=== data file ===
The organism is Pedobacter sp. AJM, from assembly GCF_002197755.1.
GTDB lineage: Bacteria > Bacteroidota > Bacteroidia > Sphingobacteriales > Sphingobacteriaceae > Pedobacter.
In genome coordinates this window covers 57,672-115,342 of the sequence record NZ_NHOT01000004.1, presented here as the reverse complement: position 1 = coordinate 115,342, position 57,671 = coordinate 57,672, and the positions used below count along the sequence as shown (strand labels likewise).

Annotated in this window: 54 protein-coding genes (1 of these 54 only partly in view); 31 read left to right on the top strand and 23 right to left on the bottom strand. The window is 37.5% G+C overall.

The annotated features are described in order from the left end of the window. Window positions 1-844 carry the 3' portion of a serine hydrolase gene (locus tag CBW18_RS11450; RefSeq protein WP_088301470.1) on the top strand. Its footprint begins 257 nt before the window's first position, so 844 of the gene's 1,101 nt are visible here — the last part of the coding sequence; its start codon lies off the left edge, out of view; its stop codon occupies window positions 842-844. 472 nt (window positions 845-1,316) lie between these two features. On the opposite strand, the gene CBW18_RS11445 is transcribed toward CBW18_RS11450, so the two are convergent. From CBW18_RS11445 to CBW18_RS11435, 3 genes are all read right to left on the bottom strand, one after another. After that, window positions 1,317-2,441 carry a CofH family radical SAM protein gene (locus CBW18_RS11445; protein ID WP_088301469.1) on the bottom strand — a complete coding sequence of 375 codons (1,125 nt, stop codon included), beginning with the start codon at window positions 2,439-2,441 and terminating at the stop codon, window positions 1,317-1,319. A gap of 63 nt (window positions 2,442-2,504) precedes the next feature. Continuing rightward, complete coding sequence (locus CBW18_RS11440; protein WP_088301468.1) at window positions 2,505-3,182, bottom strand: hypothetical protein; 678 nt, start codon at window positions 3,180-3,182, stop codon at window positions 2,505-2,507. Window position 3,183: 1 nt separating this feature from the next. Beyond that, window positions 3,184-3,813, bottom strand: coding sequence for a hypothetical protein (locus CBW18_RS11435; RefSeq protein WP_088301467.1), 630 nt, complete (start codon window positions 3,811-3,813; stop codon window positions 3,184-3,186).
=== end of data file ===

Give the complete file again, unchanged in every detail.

The organism is Pedobacter sp. AJM, from assembly GCF_002197755.1.
GTDB lineage: Bacteria > Bacteroidota > Bacteroidia > Sphingobacteriales > Sphingobacteriaceae > Pedobacter.
In genome coordinates this window covers 57,672-115,342 of the sequence record NZ_NHOT01000004.1, presented here as the reverse complement: position 1 = coordinate 115,342, position 57,671 = coordinate 57,672, and the positions used below count along the sequence as shown (strand labels likewise).

Annotated in this window: 54 protein-coding genes (1 of these 54 only partly in view); 31 read left to right on the top strand and 23 right to left on the bottom strand. The window is 37.5% G+C overall.

The annotated features are described in order from the left end of the window. Window positions 1-844 carry the 3' portion of a serine hydrolase gene (locus tag CBW18_RS11450; RefSeq protein WP_088301470.1) on the top strand. Its footprint begins 257 nt before the window's first position, so 844 of the gene's 1,101 nt are visible here — the last part of the coding sequence; its start codon lies off the left edge, out of view; its stop codon occupies window positions 842-844. 472 nt (window positions 845-1,316) lie between these two features. On the opposite strand, the gene CBW18_RS11445 is transcribed toward CBW18_RS11450, so the two are convergent. From CBW18_RS11445 to CBW18_RS11435, 3 genes are all read right to left on the bottom strand, one after another. After that, window positions 1,317-2,441 carry a CofH family radical SAM protein gene (locus CBW18_RS11445; protein ID WP_088301469.1) on the bottom strand — a complete coding sequence of 375 codons (1,125 nt, stop codon included), beginning with the start codon at window positions 2,439-2,441 and terminating at the stop codon, window positions 1,317-1,319. A gap of 63 nt (window positions 2,442-2,504) precedes the next feature. Continuing rightward, complete coding sequence (locus CBW18_RS11440; protein WP_088301468.1) at window positions 2,505-3,182, bottom strand: hypothetical protein; 678 nt, start codon at window positions 3,180-3,182, stop codon at window positions 2,505-2,507. Window position 3,183: 1 nt separating this feature from the next. Beyond that, window positions 3,184-3,813, bottom strand: coding sequence for a hypothetical protein (locus CBW18_RS11435; RefSeq protein WP_088301467.1), 630 nt, complete (start codon window positions 3,811-3,813; stop codon window positions 3,184-3,186).